However, in his efforts to hammer home his Cold War points, Lyndon fatally misreads the climax of the novel, in which the apparently invincible Martians are finally halted, not by anything that Man pits against them, but by the bacteria that their bodies’ immune systems are unable to combat. Wells meant the death-by-microbe business to be ironic, but Lyndon gives the classic ending an all-too-literal reading and the climax becomes the culmination of a long-running religious streak that permeates the entire film. Wells, a life-long atheist, would have no doubt been appalled, especially by the sight of a fighting machine brought crashing to Earth outside a church full of cowering believers singing their little hearts out. (In his version, Spielberg explicitly rejects the religious subtext – at the climax of Pal’s film, humanity seeks refuge and solace in a church; in Spielberg’s version, just about the first thing the invading aliens do is demolish the first church they get their claws on.) Pal, a Catholic, inherited the film from Cecil B. DeMille who had tried to mount his own version of the story for many years, and Pal’s own spirituality and DeMille’s penchant for theological epics seems to have combined in Lyndon’s script.
Regardless of this odd mis-step, there’s still much to enjoy in Haskin’s version of the story. The effects were, for their time, extraordinary. Today, they might seem crude – you can clearly see the wires holding up the Martian fighting machines – but at the time, nothing had been attempted on this scale before. The lengthy sequence wherein the first of the flying machines emerge from the pit and begin their assault on the military forces surrounding them is still astonishing, despite that fact that no effort seems to have been made to disguise the many wires holding the machines up. The design of the fighting machines is fabulous, now one of the most indelible icons of 50s SF. The sleek, manta ray like machines are a far cry from the towering, terrifying tripods of the novel, but they work remarkably well, those bloody strings notwithstanding.
Elsewhere, things are less successful. The stiff and wobbly little alien that menaces Anne Robinson beneath the ruined farmhouse is wholly unconvincing (thankfully we only get the briefest glimpse of it); some of the more visceral details of Well’s novel has been omitted (the Martians no longer feed on the blood of humans); and the acting is, at best, merely functional, at worst pretty poor.
But overall the Byron Haskins/Barré Lyndon/George Pal take on The War of the Worlds (and it’s very much a collaborative effort) is a wonderful piece of 50s science fiction cinema, inevitably dated and flawed, but moving at such a breakneck pace and packed full of incident and beautiful visuals that it retains its impact even in the wake of the remakes by Spielberg and others. The set-piece scenes of massive devastation are still hugely impressive and more than make up for the rather unconvincing love story that takes up centre stage, and it’s just very hard indeed to dislike a film that has so many lofty ambitions – thematically and technically – and achieves almost all of them.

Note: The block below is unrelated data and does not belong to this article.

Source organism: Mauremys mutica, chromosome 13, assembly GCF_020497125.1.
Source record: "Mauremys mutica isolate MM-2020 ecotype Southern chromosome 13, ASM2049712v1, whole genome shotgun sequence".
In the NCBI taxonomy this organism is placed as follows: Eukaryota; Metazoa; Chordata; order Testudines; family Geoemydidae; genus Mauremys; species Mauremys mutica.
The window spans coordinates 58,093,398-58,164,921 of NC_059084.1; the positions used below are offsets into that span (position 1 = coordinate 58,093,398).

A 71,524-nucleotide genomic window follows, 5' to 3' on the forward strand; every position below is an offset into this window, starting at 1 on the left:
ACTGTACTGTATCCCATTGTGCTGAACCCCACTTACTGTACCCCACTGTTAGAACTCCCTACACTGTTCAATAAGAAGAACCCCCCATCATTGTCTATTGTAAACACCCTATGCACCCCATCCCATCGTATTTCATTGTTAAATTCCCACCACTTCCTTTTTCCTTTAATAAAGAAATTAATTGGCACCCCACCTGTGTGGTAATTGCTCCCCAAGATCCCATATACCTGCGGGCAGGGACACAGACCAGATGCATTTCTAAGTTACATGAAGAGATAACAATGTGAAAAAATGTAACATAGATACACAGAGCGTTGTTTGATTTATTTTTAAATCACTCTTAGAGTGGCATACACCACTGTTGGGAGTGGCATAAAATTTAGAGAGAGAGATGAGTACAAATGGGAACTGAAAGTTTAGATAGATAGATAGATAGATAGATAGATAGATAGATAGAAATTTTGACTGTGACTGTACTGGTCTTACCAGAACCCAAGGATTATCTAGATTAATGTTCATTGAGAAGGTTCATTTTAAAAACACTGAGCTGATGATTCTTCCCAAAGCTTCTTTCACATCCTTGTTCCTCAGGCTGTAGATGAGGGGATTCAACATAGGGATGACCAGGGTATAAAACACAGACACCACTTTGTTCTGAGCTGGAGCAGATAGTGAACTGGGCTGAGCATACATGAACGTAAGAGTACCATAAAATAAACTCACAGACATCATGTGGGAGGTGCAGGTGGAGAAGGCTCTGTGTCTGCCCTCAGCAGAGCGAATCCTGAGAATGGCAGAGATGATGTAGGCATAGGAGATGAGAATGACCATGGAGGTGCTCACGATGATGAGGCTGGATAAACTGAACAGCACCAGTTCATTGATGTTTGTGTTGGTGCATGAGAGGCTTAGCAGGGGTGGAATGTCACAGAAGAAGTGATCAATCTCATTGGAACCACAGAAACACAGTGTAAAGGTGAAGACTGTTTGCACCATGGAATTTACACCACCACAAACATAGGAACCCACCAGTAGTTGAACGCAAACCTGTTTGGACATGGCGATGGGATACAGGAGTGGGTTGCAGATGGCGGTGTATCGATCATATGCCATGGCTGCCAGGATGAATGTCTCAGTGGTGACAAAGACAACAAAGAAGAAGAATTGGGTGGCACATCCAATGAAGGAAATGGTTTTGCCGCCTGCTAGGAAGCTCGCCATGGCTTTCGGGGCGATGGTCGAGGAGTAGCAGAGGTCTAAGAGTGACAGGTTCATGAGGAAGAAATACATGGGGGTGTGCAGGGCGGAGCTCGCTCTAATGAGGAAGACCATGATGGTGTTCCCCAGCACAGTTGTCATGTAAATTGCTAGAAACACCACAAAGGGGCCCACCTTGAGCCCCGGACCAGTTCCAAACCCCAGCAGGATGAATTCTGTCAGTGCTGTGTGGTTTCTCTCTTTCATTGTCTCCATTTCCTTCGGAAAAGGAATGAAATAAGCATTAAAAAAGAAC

The War of the Worlds proved the be the most influential of the 50s science fiction blockbusters – When Worlds Collide (1951) had given us the end of the world, but did it so well that no other large scale version was felt necessary; Klaatu came and reasoned with us in The Day the Earth Stood Still, but with McCarthy at the height of his powers and the super-powers squaring up to each like petulant but horribly armed brats, no-one was in the mood for reason; and although The Thing From Another World‘s intellectual carrot spawned many a snarling, growling invader, it was the cold, clinical, heartless invasion force that became the most popular trope in 50s screen SF, vying for screen space with the giant mutant monster genre. The effects of The War of the Worlds were still being felt many years later when Roland Emmerich took a much bigger budget, a massive cast and completely failed capture the charm, wit and invention of the Haskins/Pal/Barré film when he unleashed his bloated and bombastic Independence Day (1996) on us all.
A truly satisfying version of Wells’ novel remains to made but for now, this and the Spielberg version will do just fine. Neither are perfect, and neither are particularly good adaptations of the book, but as pieces of story-telling in their own right, both are great fun – with this version just gaining the upper hand as the more enjoyable version.